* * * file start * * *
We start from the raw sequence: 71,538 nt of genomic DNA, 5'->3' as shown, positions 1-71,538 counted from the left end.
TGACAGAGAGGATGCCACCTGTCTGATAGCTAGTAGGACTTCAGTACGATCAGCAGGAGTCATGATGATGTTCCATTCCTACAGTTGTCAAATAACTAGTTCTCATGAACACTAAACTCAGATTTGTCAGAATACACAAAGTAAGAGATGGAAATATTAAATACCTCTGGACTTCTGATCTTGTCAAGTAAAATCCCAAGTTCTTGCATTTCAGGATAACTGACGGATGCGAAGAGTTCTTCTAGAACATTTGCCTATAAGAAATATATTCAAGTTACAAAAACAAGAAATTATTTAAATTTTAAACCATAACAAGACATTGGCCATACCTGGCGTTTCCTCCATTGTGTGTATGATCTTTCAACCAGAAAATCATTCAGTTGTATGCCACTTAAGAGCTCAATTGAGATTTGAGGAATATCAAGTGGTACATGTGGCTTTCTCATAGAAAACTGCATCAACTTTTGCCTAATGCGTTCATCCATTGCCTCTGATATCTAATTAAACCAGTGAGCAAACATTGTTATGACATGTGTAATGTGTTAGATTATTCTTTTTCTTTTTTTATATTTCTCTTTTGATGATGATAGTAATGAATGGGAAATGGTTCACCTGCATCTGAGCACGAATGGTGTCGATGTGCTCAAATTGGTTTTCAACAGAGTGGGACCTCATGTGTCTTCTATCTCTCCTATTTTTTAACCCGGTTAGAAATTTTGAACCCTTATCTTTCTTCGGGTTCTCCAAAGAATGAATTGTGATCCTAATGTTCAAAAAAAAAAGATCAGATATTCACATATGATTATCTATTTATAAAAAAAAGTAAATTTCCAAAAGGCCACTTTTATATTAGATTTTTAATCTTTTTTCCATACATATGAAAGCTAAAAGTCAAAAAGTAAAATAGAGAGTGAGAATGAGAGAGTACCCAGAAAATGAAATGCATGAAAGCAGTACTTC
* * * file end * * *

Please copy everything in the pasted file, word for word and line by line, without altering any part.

We start from the raw sequence: 71,538 nt of genomic DNA, 5'->3' as shown, positions 1-71,538 counted from the left end.
TGACAGAGAGGATGCCACCTGTCTGATAGCTAGTAGGACTTCAGTACGATCAGCAGGAGTCATGATGATGTTCCATTCCTACAGTTGTCAAATAACTAGTTCTCATGAACACTAAACTCAGATTTGTCAGAATACACAAAGTAAGAGATGGAAATATTAAATACCTCTGGACTTCTGATCTTGTCAAGTAAAATCCCAAGTTCTTGCATTTCAGGATAACTGACGGATGCGAAGAGTTCTTCTAGAACATTTGCCTATAAGAAATATATTCAAGTTACAAAAACAAGAAATTATTTAAATTTTAAACCATAACAAGACATTGGCCATACCTGGCGTTTCCTCCATTGTGTGTATGATCTTTCAACCAGAAAATCATTCAGTTGTATGCCACTTAAGAGCTCAATTGAGATTTGAGGAATATCAAGTGGTACATGTGGCTTTCTCATAGAAAACTGCATCAACTTTTGCCTAATGCGTTCATCCATTGCCTCTGATATCTAATTAAACCAGTGAGCAAACATTGTTATGACATGTGTAATGTGTTAGATTATTCTTTTTCTTTTTTTATATTTCTCTTTTGATGATGATAGTAATGAATGGGAAATGGTTCACCTGCATCTGAGCACGAATGGTGTCGATGTGCTCAAATTGGTTTTCAACAGAGTGGGACCTCATGTGTCTTCTATCTCTCCTATTTTTTAACCCGGTTAGAAATTTTGAACCCTTATCTTTCTTCGGGTTCTCCAAAGAATGAATTGTGATCCTAATGTTCAAAAAAAAAAGATCAGATATTCACATATGATTATCTATTTATAAAAAAAAGTAAATTTCCAAAAGGCCACTTTTATATTAGATTTTTAATCTTTTTTCCATACATATGAAAGCTAAAAGTCAAAAAGTAAAATAGAGAGTGAGAATGAGAGAGTACCCAGAAAATGAAATGCATGAAAGCAGTACTTC